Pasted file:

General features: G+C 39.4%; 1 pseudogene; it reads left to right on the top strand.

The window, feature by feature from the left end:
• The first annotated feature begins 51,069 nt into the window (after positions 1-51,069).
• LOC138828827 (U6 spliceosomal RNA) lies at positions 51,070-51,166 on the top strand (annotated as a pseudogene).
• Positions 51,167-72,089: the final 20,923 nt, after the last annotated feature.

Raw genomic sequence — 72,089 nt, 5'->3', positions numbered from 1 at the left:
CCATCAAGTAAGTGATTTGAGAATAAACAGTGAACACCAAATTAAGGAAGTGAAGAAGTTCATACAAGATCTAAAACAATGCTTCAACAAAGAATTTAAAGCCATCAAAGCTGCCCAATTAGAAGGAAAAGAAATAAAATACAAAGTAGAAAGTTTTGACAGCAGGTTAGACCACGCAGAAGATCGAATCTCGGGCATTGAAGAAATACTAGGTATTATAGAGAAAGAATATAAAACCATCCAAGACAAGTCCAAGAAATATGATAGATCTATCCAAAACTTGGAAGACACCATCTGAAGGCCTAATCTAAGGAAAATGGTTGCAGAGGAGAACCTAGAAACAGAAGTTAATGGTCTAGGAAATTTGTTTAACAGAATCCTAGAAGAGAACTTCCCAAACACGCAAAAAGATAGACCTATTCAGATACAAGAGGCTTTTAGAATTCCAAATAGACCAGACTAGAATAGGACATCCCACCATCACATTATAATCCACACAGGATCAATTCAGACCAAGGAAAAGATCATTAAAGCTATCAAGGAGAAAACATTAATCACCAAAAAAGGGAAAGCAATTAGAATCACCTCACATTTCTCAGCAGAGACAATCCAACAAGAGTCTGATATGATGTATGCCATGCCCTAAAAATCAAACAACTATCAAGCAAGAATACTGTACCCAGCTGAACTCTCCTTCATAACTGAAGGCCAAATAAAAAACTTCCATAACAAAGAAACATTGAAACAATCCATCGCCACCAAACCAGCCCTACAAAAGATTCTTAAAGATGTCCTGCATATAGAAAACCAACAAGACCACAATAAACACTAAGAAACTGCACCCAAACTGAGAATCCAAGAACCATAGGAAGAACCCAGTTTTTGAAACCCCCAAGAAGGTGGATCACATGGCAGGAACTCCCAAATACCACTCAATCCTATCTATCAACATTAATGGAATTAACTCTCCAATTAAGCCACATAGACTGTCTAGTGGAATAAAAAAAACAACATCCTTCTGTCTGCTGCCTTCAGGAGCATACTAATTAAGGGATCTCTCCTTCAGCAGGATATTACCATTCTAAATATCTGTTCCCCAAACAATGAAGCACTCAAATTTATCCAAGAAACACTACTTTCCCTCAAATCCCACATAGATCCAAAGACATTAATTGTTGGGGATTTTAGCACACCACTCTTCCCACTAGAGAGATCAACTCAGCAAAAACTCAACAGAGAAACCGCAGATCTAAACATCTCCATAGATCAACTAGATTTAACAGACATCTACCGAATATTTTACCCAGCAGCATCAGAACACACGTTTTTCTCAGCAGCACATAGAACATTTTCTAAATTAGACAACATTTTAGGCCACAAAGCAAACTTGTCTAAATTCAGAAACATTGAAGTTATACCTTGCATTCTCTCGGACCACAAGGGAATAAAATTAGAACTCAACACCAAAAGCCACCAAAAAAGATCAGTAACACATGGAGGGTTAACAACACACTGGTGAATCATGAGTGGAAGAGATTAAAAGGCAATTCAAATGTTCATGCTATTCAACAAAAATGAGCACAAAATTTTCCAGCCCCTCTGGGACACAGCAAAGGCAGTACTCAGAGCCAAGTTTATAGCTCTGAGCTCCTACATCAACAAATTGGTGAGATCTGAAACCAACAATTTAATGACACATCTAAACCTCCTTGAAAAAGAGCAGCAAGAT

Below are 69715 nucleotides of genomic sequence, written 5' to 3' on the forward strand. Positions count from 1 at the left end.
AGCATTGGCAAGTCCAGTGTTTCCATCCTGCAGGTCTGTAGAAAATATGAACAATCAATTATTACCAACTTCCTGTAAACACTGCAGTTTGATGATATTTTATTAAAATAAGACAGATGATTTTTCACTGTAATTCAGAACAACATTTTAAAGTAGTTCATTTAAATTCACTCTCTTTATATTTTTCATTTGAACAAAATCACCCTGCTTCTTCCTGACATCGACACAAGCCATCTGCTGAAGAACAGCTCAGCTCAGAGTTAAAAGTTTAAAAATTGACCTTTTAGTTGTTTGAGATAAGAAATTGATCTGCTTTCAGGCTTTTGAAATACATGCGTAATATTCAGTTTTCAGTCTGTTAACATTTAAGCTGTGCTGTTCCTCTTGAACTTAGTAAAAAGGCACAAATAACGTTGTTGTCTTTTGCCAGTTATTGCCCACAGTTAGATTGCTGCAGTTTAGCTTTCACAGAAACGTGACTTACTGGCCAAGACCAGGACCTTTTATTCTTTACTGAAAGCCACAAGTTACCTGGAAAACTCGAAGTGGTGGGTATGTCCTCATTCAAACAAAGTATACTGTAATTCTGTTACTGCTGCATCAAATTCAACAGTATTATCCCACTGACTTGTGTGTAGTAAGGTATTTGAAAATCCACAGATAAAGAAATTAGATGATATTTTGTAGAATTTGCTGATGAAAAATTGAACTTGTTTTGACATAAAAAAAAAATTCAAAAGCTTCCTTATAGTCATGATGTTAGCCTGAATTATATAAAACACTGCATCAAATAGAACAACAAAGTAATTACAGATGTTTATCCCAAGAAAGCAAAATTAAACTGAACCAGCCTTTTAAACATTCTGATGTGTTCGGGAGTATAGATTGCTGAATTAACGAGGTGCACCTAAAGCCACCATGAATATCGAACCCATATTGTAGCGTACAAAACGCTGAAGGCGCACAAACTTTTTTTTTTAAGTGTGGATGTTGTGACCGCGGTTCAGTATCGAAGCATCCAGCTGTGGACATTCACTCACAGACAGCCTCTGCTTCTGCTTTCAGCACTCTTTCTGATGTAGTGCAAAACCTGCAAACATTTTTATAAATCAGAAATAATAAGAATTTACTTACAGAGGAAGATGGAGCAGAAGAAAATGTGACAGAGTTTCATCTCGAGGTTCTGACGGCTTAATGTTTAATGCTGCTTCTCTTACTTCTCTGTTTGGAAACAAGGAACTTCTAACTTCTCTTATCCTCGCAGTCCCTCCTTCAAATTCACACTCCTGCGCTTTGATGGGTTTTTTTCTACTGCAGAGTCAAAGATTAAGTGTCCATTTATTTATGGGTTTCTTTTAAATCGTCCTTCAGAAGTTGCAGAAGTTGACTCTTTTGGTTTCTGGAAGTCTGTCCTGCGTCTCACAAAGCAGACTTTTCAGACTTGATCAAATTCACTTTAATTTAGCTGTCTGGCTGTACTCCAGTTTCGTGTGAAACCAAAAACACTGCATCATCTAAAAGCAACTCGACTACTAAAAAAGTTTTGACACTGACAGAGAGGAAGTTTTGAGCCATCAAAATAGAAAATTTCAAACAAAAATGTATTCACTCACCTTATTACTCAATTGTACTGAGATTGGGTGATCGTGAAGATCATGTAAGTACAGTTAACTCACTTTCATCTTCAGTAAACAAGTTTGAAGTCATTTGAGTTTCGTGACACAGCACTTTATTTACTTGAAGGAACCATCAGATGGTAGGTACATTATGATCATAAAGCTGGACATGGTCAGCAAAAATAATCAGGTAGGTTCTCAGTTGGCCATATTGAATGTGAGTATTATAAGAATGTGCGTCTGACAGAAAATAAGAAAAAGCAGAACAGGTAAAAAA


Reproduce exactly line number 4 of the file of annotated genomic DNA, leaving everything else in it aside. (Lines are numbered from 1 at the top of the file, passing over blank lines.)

• LOC138828827 (U6 spliceosomal RNA) lies at positions 51,070-51,166 on the top strand (annotated as a pseudogene).